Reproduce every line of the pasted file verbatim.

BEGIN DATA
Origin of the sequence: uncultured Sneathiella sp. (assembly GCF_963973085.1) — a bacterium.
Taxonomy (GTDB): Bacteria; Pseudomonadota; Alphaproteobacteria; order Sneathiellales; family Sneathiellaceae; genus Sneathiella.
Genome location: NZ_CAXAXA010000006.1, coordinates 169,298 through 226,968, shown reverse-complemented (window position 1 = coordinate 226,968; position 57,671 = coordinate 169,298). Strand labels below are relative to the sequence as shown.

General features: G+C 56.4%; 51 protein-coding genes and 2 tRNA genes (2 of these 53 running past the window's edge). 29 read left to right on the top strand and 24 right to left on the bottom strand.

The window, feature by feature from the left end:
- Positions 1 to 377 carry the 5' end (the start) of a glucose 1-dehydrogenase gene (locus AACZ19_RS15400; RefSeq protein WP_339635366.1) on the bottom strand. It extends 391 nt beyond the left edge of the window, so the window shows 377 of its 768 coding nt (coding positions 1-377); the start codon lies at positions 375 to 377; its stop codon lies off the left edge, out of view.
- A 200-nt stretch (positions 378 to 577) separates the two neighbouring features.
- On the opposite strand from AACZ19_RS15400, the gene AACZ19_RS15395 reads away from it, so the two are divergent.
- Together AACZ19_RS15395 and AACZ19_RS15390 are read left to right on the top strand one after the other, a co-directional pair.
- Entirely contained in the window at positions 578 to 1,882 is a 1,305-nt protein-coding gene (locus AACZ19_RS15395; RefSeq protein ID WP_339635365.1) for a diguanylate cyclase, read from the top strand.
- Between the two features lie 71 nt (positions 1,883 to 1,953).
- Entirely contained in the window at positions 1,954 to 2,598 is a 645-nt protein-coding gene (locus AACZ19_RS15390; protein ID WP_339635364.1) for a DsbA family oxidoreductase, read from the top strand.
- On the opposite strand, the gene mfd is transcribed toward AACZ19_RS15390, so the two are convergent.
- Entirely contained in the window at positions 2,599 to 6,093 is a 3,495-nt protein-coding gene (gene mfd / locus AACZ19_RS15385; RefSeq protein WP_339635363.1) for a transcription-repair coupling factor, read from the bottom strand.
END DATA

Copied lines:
Origin of the sequence: uncultured Sneathiella sp. (assembly GCF_963973085.1) — a bacterium.
Taxonomy (GTDB): Bacteria; Pseudomonadota; Alphaproteobacteria; order Sneathiellales; family Sneathiellaceae; genus Sneathiella.
Genome location: NZ_CAXAXA010000006.1, coordinates 169,298 through 226,968, shown reverse-complemented (window position 1 = coordinate 226,968; position 57,671 = coordinate 169,298). Strand labels below are relative to the sequence as shown.

General features: G+C 56.4%; 51 protein-coding genes and 2 tRNA genes (2 of these 53 running past the window's edge). 29 read left to right on the top strand and 24 right to left on the bottom strand.

The window, feature by feature from the left end:
- Positions 1 to 377 carry the 5' end (the start) of a glucose 1-dehydrogenase gene (locus AACZ19_RS15400; RefSeq protein WP_339635366.1) on the bottom strand. It extends 391 nt beyond the left edge of the window, so the window shows 377 of its 768 coding nt (coding positions 1-377); the start codon lies at positions 375 to 377; its stop codon lies off the left edge, out of view.
- A 200-nt stretch (positions 378 to 577) separates the two neighbouring features.
- On the opposite strand from AACZ19_RS15400, the gene AACZ19_RS15395 reads away from it, so the two are divergent.
- Together AACZ19_RS15395 and AACZ19_RS15390 are read left to right on the top strand one after the other, a co-directional pair.
- Entirely contained in the window at positions 578 to 1,882 is a 1,305-nt protein-coding gene (locus AACZ19_RS15395; RefSeq protein ID WP_339635365.1) for a diguanylate cyclase, read from the top strand.
- Between the two features lie 71 nt (positions 1,883 to 1,953).
- Entirely contained in the window at positions 1,954 to 2,598 is a 645-nt protein-coding gene (locus AACZ19_RS15390; protein ID WP_339635364.1) for a DsbA family oxidoreductase, read from the top strand.
- On the opposite strand, the gene mfd is transcribed toward AACZ19_RS15390, so the two are convergent.
- Entirely contained in the window at positions 2,599 to 6,093 is a 3,495-nt protein-coding gene (gene mfd / locus AACZ19_RS15385; RefSeq protein WP_339635363.1) for a transcription-repair coupling factor, read from the bottom strand.